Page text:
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BUS5 268: Managing Across Cultures

A guide to help with your international business research

Presentation Practice Room

Create your presentation in our Presentation Practice Room! Located on the lower level of King Library, the presentation room has everything you need to practice and record your presentation. Bring your own device or borrow one of ours. Includes a greenscreen for background images. 

Read more about or reserve the Presentation Practice Room!

Giving a Presentation

Some Specifics for Your PowerPoint Presentation


  • Use font size no smaller than 24 point.
  • Clearly label each screen. Use a larger font (35-45 points) or different color for the title.
  • Avoid italicized fonts as they are difficult to read quickly.
  • No more than 6-8 words per line
  • For bullet points, use the “6 x 6 Rule.” One thought per line, with no more than 6 words per line and no more than 6 lines per slide
  • Use dark text on light background or light text on dark background. However, dark backgrounds sometimes make it difficult for some people to read the text.
  • Do not use all caps (except for titles).
  • To test the font, stand back six feet from the monitor and see if you can read the slide.

Graphics and Design

  • Keep the background consistent and subtle.
  • Use only enough text when using charts or graphs to explain the concept.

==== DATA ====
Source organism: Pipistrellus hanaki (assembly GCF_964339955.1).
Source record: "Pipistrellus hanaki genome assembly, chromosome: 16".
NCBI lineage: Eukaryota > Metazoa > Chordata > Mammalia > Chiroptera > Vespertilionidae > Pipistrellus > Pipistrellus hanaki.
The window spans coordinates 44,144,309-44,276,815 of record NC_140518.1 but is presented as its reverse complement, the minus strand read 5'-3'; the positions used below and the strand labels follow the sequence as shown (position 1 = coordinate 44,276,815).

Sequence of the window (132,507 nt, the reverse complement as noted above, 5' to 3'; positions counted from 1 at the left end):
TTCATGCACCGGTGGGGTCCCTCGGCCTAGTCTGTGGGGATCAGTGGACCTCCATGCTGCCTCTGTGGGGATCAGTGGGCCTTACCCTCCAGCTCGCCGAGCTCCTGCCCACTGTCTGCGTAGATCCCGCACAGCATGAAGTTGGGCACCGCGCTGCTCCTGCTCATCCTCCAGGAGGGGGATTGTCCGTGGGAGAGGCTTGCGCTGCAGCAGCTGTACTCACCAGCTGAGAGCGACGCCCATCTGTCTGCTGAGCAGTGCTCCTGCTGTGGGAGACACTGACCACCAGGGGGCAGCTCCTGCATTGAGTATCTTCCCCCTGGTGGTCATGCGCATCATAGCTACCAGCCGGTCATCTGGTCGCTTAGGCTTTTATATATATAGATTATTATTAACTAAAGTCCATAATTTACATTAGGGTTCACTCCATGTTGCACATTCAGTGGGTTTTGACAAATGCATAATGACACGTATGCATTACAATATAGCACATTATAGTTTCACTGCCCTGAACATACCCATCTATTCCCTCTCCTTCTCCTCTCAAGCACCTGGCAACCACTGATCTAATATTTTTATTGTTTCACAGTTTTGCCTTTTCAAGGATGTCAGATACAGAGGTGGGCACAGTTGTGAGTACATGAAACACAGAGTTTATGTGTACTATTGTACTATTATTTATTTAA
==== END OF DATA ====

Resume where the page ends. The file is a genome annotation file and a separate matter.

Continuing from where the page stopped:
• Clearly label the graphic.
  • Keep the design clean and uncluttered. Leave empty space around the text and graphics.
  • Use quality clipart and use it sparingly. The graphic should relate to and enhance the topic of the slide.
  • Try to use the same style graphics throughout the presentation (e.g., cartoons, photographs)
  • Limit the number of graphics on each slide.
  • Avoid flashy graphics and noisy animation effects unless they relate directly to the slide.


  • Limit the number of colors on a single screen.
  • Use no more than four colors on one chart.

General Presentation

  • Check the spelling and grammar.
  • Do not read the presentation. Practice the presentation so you can speak from bullet points. The text should be a cue for the presenter rather than a message for the viewer.
  • It is often more effective to have bulleted points appear one at a time so the audience listens to the presenter rather than reading the screen.
  • Do not turn your back on the audience. Try to position the monitor so you can speak from it.

Adapted from:

Bankerd, Kathy. “How to Optimize Projection Technology: Using Fonts, Graphics, and Color to Maximize the Effectiveness of Your Presentation.” Syllabus. November/December 1997.

Bird, Linda. “Avoid the Mistakes of PowerPoint Rookies.” Smart Computing. January 2001.

Brown, David G. “PowerPoint-Induced Sleep.” Syllabus. January 2001.